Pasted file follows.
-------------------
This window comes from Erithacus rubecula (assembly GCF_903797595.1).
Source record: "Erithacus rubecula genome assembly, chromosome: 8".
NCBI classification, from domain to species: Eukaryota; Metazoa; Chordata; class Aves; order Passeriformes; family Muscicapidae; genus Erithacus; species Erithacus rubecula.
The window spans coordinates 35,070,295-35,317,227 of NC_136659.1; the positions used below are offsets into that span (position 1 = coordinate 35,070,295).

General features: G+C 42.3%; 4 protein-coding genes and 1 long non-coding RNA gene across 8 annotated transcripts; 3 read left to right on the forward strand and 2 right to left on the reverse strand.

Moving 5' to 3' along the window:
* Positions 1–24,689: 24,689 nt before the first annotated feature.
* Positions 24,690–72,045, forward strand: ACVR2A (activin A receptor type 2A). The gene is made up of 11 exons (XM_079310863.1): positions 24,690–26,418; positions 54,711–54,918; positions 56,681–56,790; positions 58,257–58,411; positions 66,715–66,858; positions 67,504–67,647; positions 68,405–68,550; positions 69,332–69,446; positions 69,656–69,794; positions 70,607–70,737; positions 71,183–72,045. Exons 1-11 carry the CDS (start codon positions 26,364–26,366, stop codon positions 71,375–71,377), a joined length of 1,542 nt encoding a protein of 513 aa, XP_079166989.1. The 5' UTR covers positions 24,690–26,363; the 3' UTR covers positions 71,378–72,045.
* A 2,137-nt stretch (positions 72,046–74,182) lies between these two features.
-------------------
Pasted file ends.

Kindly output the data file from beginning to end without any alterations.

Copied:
This window comes from Erithacus rubecula (assembly GCF_903797595.1).
Source record: "Erithacus rubecula genome assembly, chromosome: 8".
NCBI classification, from domain to species: Eukaryota; Metazoa; Chordata; class Aves; order Passeriformes; family Muscicapidae; genus Erithacus; species Erithacus rubecula.
The window spans coordinates 35,070,295-35,317,227 of NC_136659.1; the positions used below are offsets into that span (position 1 = coordinate 35,070,295).

General features: G+C 42.3%; 4 protein-coding genes and 1 long non-coding RNA gene across 8 annotated transcripts; 3 read left to right on the forward strand and 2 right to left on the reverse strand.

Moving 5' to 3' along the window:
* Positions 1–24,689: 24,689 nt before the first annotated feature.
* Positions 24,690–72,045, forward strand: ACVR2A (activin A receptor type 2A). The gene is made up of 11 exons (XM_079310863.1): positions 24,690–26,418; positions 54,711–54,918; positions 56,681–56,790; positions 58,257–58,411; positions 66,715–66,858; positions 67,504–67,647; positions 68,405–68,550; positions 69,332–69,446; positions 69,656–69,794; positions 70,607–70,737; positions 71,183–72,045. Exons 1-11 carry the CDS (start codon positions 26,364–26,366, stop codon positions 71,375–71,377), a joined length of 1,542 nt encoding a protein of 513 aa, XP_079166989.1. The 5' UTR covers positions 24,690–26,363; the 3' UTR covers positions 71,378–72,045.
* A 2,137-nt stretch (positions 72,046–74,182) lies between these two features.